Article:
These are nit-picks and I don't want to sound down on Seven. Falcom is changing up the formula (not a bad thing), and from the sounds of it VIII did pretty well critically. No idea how it did commercially, but that's on NISA...

Single-Player RPGs / Re: Ys VIII
« on: July 05, 2018, 06:12:35 PM »
I'm hoping that necroing this thread for a question is preferable to creating an entirely new thread. If I'm wrong about that, I apologise.

After years of reluctance I've finally gotten around to Ys: Seven. I've avoided it because the things I enjoy most about Oath and Origin are the fast gameplay and short length. They're wonderfuly focused action games with very little 'fluff' -- the perfect type of thing to play between longer, slower paced games. Thus when they transitioned towards longer, slower paced games, I can't say I was all that excited. But everything deserves a fair shot at some point!

Which brings me to my question: do party members ever do much in combat, either in this game or later entries? After a few hours I've noticed they rarely attack, only have passive support abilities, and can't take damage, which results in 98% of the fighting falling on whomever you are currently controlling. While this isn't a negative for an action-heavy game, it makes me wonder what is gained by their presence (outside of the story). If Adol could equip three different weapon types, each with its own set of skills, passive buffs, and properties, would it not be a mostly identical experience?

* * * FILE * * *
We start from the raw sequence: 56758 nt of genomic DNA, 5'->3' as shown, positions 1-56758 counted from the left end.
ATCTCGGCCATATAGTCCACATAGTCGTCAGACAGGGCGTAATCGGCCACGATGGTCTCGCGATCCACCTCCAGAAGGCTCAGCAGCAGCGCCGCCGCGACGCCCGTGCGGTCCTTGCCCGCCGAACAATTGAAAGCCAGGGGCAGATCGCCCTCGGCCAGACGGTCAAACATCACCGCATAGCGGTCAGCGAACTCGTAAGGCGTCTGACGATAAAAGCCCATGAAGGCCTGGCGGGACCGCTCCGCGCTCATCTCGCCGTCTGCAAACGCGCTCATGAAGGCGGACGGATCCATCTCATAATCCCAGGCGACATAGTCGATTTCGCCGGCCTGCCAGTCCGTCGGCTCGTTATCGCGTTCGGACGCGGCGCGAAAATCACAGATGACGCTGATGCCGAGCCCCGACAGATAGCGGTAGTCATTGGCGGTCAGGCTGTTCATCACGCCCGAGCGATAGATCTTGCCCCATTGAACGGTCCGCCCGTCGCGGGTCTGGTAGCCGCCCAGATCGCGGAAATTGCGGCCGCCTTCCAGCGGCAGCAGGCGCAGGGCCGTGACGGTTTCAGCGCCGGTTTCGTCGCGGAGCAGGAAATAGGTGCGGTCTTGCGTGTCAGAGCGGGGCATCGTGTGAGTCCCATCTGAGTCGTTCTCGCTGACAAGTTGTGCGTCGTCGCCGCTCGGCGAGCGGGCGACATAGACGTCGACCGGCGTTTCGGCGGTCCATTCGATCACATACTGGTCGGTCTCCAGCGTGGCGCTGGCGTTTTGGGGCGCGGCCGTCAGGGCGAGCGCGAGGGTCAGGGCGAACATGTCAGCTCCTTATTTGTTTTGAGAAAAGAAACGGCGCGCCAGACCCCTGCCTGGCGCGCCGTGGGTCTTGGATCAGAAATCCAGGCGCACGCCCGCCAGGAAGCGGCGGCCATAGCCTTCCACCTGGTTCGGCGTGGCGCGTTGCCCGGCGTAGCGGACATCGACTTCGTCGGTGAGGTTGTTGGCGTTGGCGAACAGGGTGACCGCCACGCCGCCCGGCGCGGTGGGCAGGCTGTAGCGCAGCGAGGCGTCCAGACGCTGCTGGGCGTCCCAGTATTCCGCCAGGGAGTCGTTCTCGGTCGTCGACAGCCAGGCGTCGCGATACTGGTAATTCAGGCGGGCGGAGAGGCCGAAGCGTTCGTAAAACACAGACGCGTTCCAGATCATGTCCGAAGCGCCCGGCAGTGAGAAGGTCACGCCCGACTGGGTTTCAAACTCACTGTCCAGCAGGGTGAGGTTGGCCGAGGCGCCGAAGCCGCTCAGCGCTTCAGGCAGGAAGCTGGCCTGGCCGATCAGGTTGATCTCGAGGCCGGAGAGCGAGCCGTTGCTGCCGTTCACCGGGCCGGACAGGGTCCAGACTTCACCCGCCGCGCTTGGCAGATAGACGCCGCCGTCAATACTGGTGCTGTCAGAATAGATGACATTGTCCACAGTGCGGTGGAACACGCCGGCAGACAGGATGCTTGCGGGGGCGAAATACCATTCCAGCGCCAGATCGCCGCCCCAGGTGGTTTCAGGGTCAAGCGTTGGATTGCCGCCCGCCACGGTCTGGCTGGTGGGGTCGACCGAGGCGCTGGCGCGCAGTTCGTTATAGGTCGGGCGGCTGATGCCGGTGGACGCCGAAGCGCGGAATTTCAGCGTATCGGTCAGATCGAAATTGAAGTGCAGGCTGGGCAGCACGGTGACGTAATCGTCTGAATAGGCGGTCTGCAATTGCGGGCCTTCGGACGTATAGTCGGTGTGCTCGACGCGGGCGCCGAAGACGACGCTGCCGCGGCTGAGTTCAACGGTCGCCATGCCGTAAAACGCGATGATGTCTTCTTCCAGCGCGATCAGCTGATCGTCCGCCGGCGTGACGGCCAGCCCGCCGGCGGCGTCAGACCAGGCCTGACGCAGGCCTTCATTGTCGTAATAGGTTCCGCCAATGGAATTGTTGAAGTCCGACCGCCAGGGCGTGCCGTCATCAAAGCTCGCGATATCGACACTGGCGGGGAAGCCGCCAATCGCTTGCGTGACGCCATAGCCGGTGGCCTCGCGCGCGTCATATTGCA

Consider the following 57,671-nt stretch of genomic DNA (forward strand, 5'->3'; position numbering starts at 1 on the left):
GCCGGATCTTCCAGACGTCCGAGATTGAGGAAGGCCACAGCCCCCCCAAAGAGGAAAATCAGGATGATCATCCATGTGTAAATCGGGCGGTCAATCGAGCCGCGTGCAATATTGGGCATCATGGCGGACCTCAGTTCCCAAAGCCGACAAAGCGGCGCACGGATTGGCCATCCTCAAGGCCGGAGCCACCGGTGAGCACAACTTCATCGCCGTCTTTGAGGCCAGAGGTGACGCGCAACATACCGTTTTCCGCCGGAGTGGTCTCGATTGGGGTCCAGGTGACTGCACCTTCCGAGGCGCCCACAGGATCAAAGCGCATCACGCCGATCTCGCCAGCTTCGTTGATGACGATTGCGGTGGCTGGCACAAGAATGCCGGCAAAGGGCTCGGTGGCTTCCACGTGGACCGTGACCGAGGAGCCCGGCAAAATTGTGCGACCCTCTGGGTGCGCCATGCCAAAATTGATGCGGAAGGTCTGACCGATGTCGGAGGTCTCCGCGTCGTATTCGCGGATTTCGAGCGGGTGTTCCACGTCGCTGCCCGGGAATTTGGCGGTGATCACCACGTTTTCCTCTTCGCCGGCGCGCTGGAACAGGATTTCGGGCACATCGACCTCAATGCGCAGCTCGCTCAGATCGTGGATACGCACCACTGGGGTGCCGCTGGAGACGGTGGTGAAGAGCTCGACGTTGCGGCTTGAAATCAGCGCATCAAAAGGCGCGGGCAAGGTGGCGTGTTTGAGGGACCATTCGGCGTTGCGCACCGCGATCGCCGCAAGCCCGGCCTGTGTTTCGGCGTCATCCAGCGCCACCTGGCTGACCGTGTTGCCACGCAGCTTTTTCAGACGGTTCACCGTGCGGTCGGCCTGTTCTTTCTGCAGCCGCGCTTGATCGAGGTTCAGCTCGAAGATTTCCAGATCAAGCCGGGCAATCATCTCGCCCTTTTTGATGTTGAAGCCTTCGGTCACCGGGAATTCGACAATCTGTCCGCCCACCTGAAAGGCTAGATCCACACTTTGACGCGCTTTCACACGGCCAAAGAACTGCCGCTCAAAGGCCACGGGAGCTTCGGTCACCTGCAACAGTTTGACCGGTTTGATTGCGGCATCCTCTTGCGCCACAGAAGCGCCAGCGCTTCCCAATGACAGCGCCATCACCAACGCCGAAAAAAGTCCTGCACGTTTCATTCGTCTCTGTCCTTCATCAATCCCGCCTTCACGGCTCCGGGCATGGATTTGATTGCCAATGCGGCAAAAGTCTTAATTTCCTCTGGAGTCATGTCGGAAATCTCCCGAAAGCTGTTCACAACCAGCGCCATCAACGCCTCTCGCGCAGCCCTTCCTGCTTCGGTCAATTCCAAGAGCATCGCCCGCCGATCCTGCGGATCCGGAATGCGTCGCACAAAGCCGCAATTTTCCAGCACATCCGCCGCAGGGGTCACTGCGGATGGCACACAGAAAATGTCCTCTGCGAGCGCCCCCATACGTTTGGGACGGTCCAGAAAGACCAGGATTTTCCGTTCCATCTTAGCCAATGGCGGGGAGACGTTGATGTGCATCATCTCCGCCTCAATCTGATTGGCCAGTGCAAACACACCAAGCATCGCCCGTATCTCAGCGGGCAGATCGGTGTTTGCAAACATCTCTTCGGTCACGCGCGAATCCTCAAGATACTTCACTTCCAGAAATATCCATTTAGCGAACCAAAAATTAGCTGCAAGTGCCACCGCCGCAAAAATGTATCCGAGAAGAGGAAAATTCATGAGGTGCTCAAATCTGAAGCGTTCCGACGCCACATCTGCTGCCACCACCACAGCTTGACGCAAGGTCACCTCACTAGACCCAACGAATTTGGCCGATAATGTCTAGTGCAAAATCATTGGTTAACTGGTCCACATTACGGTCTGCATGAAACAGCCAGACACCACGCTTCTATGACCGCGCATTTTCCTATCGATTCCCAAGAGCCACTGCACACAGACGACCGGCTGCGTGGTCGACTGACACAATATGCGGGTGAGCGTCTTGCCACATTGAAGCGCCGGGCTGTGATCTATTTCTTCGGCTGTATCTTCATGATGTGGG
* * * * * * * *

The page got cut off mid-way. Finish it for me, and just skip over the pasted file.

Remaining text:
Oh hey, its the TP or not TP debate again.
Noooooooooooooo! I specifically mentioned that it was not this because I don't want this to devolve into another TS v TD argument! I mention Abyss and Vesperia ONLY as references to how the series was once more reliant on stats and traditional JRPG mechanics, not as comparisons of their resource systems. You can look at past TD games for more RPG heavy systems too, but as none of them were translated, I haven't been able to play them (aside from about 5 hours of Rebirth), and therefor am not able to include them in this analysis.

FWIW I genuinely miss the old-school fighting-game styled camera more than the resource associated with it, but I think that's another thing that we'll never see again.

(I'm not really upset, I just greatly fear this would get turned into a TS v TD debate when that's absolutely not what I'm trying to say)

But let's get back to Tales of Graces.  Yes it has combos (and they could actually be rather long combos if you did it right) but it also has some of the elements I appreciated in a game like Virtual On.  Not a lot of faking out an opponent when you're fighting an AI I'm afraid but there still was a good amount of trying to read their moves and counter and punish them.